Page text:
Thursday, 20 December 2012

Research: B cell follicles driving progression

#MSBlog: Is EBV the cause of MS? I think so. 

Epub:  Magliozzi et al. B-Cell Enrichment and Epstein-Barr Virus Infection in Inflammatory Cortical Lesions in Secondary Progressive Multiple Sclerosis. J Neuropathol Exp Neurol. 2012 Dec

Background: Gray matter lesions are thought to play a key role in the progression of disability and cognitive impairment in MSers, but whether gray matter damage is caused by inflammation or secondary to axon loss in the white matter, or both, is not clear. 


Methods: In an analysis of postmortem brain samples from 44 cases of secondary progressive MS, 26 cases were characterized by meningeal inflammation with ectopic B-cell follicles and prominent gray matter pathology; subpial cortical lesions containing dense perivascular lymphocytic infiltrates were present in 11 of these cases. Because intracortical immune infiltrates were enriched in B-lineage cells and because we have shown previously that B cells accumulating in the MS brain support an active Epstein-Barr virus (EBV) infection, we investigated evidence of EBV in the infiltrated cortical lesions. 

Results: Cells expressing EBV-encoded small RNA and plasma cells expressing EBV early lytic proteins (BZLF1, BFRF1) were present in all and most of the intracortical perivascular cuffs examined, respectively. Immunohistochemistry for CD8-positive cells, granzyme B, perforin, and CD107a indicated cytotoxic activity toward EBV-infected plasma cells that was consistently observed in infiltrated cortical lesions, suggesting active immune surveillance. 

Conclusions: These findings indicate that both meningeal and intraparenchymal inflammation may contribute to cortical damage during MS progression, and that intracortical inflammation may be sustained by an EBV-driven immunopathologic response, similar to findings in white matter lesions and meninges.

Temporal profile of serological changes post EBV infection. The anti-EBNA1 response is predictive of disease activity.

"These results will almost certainly be controversial. Other researchers can't seem to reproduce this groups findings. We will need to wait and see if these results are reproduced. Despite this controversy there is mounting evidence that EBV is strongly associated with MS and some investigators, including myself, believe this association is causal. That has therapeutic implications in that if you prevent EBV infection you may be able to prevent MS or if you target EBV with an anti-viral drug you may suppress MS disease activity. This is what we are trying to do with the Charcot Project."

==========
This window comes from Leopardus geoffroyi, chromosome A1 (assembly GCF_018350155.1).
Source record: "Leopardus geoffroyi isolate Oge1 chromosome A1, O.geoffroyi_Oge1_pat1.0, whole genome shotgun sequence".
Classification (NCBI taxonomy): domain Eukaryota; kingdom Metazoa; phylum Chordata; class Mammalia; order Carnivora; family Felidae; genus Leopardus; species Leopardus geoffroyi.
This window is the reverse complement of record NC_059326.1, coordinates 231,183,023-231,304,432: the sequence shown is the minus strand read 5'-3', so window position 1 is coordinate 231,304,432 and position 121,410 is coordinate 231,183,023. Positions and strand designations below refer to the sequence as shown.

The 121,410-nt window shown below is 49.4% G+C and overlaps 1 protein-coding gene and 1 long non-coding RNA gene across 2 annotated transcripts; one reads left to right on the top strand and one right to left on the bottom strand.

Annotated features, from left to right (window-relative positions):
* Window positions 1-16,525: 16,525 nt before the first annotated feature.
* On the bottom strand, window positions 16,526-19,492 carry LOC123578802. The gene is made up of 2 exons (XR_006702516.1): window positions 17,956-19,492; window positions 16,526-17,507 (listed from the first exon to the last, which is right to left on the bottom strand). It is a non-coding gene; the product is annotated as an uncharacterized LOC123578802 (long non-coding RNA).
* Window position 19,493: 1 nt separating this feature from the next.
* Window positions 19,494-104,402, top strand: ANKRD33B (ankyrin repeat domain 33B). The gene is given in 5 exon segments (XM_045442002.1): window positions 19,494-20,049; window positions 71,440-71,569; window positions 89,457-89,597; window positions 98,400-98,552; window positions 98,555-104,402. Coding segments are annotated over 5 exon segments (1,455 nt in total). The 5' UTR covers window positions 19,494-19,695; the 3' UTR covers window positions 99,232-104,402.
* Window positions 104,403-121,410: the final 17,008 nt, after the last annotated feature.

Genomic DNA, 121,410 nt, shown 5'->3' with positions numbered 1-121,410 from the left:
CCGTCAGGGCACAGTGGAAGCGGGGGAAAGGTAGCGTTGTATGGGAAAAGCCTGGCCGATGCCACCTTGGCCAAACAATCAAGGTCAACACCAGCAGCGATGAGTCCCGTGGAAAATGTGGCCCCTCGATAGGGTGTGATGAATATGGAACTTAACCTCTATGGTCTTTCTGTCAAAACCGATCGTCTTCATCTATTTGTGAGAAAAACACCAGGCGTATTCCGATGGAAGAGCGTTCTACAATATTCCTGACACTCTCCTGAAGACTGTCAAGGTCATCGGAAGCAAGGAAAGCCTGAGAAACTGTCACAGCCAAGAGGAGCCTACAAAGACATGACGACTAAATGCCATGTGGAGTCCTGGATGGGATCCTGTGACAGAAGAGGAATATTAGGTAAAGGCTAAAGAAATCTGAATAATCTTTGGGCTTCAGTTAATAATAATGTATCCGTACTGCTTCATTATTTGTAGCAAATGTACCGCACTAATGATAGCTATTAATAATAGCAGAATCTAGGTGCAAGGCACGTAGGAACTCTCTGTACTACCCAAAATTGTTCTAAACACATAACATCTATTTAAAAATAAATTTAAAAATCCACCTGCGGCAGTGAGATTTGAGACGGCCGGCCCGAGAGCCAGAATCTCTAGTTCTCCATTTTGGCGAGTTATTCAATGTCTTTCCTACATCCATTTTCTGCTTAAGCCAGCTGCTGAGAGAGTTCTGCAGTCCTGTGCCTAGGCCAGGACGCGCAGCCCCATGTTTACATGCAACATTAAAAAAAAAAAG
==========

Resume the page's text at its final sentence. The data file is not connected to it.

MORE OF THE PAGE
9 comments:

  1. This is great news, and if you believe in the EBV causation hypothesis for MS progression I really wish you all the luck on the Charcot project (for our sake, of course ;-)).

    I have come accross this recent study published by Pubmed from the Kanazawa university stating that Resveratrol may be benefitial against EBV and overgrowth of B-cells. May I ask you your opinion on it?

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    1. Sorry, I forgot to attach the link: http://www.ncbi.nlm.nih.gov/pubmed/23251493

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    2. The study looks at essentially one dose which is 50 micromolar, below this it does not do much so the question is how relevant is this concentration? Is it achieved in humans when this is given the molecular weight of resveratol is 228 so one molar is 228g in a litre.
      The relevance then depends on the affinity of resveratol for its target if it were in nano molar range and you only see effects at 50000 times more then is it relevant?

      For cannabinoids for example if I see things happening only about ten micomolar then it is probably not relevance biologically as the compounds do funny things to cells, it is like putting a cell in lard. You need to do some homework and find out if this concentration is achievable....from wine I doubt it

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  2. Prof G

    What's the latest on the Charcot Project?

    A few years ago I had shingles (another example of a virus misbehaving in the nervous system). I was treated with anti-virals, so surprised that no-one has tried this in MS.

    Regarding reproducing the results of the above study, why can't you set this as Mouse Doctors main work in 2013?


    Have a good Christmas break. Perhaps the blog could shut down from Christmas Eve to the 2nd January. This would give you guys a well deserved break.

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    1. Charcot project..why not come to the research day...

      FYI Trial went for ethical review...what trial need to come to research day.

      EBV does not infect mice, so it can't be done in mice and we also have our own interests.

      Prof G is on-call for Christmas...so who knows what he may come up with, so it will be worth a visit

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  3. Strange that it is only this group that seems to find "B-cell follicles" when nobody else does. A touch of the Berlusconi's perhaps?

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  4. Are this group using a different technique to others? Have people tried to exactly replicate these studies?

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    1. They have with the same tissue samples but with no success.

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  5. I hope the Charcot project is successful. The EBV hypothesis could be it.

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